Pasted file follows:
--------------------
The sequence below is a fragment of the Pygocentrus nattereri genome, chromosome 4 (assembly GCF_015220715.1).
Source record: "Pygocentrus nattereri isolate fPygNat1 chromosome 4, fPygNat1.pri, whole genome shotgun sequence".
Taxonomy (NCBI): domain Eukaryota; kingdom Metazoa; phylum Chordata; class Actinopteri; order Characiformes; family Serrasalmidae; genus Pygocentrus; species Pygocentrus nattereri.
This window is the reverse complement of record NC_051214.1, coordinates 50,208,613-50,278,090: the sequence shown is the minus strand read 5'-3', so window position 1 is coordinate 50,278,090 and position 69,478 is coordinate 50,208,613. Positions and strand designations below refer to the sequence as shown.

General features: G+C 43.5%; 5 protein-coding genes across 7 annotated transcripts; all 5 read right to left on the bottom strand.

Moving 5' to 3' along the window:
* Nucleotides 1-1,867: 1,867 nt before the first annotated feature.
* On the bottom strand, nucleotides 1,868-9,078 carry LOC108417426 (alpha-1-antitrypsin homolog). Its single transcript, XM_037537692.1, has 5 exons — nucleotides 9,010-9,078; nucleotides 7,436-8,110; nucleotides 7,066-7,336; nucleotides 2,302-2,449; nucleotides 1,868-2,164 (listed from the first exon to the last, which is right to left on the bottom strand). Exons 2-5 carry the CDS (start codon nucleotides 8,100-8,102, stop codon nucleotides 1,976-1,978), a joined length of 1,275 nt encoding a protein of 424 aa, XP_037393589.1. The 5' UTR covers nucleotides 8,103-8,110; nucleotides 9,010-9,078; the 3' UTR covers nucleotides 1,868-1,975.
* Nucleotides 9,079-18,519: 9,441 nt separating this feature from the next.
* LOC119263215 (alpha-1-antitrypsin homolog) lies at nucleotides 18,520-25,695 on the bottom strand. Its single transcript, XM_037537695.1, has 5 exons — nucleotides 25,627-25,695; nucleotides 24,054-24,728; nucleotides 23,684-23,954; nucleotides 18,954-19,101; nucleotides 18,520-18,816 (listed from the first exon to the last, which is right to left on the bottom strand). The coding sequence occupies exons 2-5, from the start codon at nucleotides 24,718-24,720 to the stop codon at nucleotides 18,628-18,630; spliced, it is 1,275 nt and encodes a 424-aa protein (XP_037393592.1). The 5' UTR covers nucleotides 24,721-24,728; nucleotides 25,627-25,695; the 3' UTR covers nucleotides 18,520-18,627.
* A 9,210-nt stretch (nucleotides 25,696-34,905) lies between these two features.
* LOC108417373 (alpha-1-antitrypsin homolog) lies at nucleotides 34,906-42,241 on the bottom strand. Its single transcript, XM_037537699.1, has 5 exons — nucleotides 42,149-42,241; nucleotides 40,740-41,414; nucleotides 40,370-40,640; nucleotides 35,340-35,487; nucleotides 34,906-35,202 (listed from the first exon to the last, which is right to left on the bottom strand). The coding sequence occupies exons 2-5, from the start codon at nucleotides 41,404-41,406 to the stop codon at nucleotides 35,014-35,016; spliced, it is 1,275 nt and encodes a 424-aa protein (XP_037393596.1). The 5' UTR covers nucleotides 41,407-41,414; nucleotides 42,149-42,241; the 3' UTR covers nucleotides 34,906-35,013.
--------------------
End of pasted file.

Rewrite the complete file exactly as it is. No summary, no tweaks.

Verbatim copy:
The sequence below is a fragment of the Pygocentrus nattereri genome, chromosome 4 (assembly GCF_015220715.1).
Source record: "Pygocentrus nattereri isolate fPygNat1 chromosome 4, fPygNat1.pri, whole genome shotgun sequence".
Taxonomy (NCBI): domain Eukaryota; kingdom Metazoa; phylum Chordata; class Actinopteri; order Characiformes; family Serrasalmidae; genus Pygocentrus; species Pygocentrus nattereri.
This window is the reverse complement of record NC_051214.1, coordinates 50,208,613-50,278,090: the sequence shown is the minus strand read 5'-3', so window position 1 is coordinate 50,278,090 and position 69,478 is coordinate 50,208,613. Positions and strand designations below refer to the sequence as shown.

General features: G+C 43.5%; 5 protein-coding genes across 7 annotated transcripts; all 5 read right to left on the bottom strand.

Moving 5' to 3' along the window:
* Nucleotides 1-1,867: 1,867 nt before the first annotated feature.
* On the bottom strand, nucleotides 1,868-9,078 carry LOC108417426 (alpha-1-antitrypsin homolog). Its single transcript, XM_037537692.1, has 5 exons — nucleotides 9,010-9,078; nucleotides 7,436-8,110; nucleotides 7,066-7,336; nucleotides 2,302-2,449; nucleotides 1,868-2,164 (listed from the first exon to the last, which is right to left on the bottom strand). Exons 2-5 carry the CDS (start codon nucleotides 8,100-8,102, stop codon nucleotides 1,976-1,978), a joined length of 1,275 nt encoding a protein of 424 aa, XP_037393589.1. The 5' UTR covers nucleotides 8,103-8,110; nucleotides 9,010-9,078; the 3' UTR covers nucleotides 1,868-1,975.
* Nucleotides 9,079-18,519: 9,441 nt separating this feature from the next.
* LOC119263215 (alpha-1-antitrypsin homolog) lies at nucleotides 18,520-25,695 on the bottom strand. Its single transcript, XM_037537695.1, has 5 exons — nucleotides 25,627-25,695; nucleotides 24,054-24,728; nucleotides 23,684-23,954; nucleotides 18,954-19,101; nucleotides 18,520-18,816 (listed from the first exon to the last, which is right to left on the bottom strand). The coding sequence occupies exons 2-5, from the start codon at nucleotides 24,718-24,720 to the stop codon at nucleotides 18,628-18,630; spliced, it is 1,275 nt and encodes a 424-aa protein (XP_037393592.1). The 5' UTR covers nucleotides 24,721-24,728; nucleotides 25,627-25,695; the 3' UTR covers nucleotides 18,520-18,627.
* A 9,210-nt stretch (nucleotides 25,696-34,905) lies between these two features.
* LOC108417373 (alpha-1-antitrypsin homolog) lies at nucleotides 34,906-42,241 on the bottom strand. Its single transcript, XM_037537699.1, has 5 exons — nucleotides 42,149-42,241; nucleotides 40,740-41,414; nucleotides 40,370-40,640; nucleotides 35,340-35,487; nucleotides 34,906-35,202 (listed from the first exon to the last, which is right to left on the bottom strand). The coding sequence occupies exons 2-5, from the start codon at nucleotides 41,404-41,406 to the stop codon at nucleotides 35,014-35,016; spliced, it is 1,275 nt and encodes a 424-aa protein (XP_037393596.1). The 5' UTR covers nucleotides 41,407-41,414; nucleotides 42,149-42,241; the 3' UTR covers nucleotides 34,906-35,013.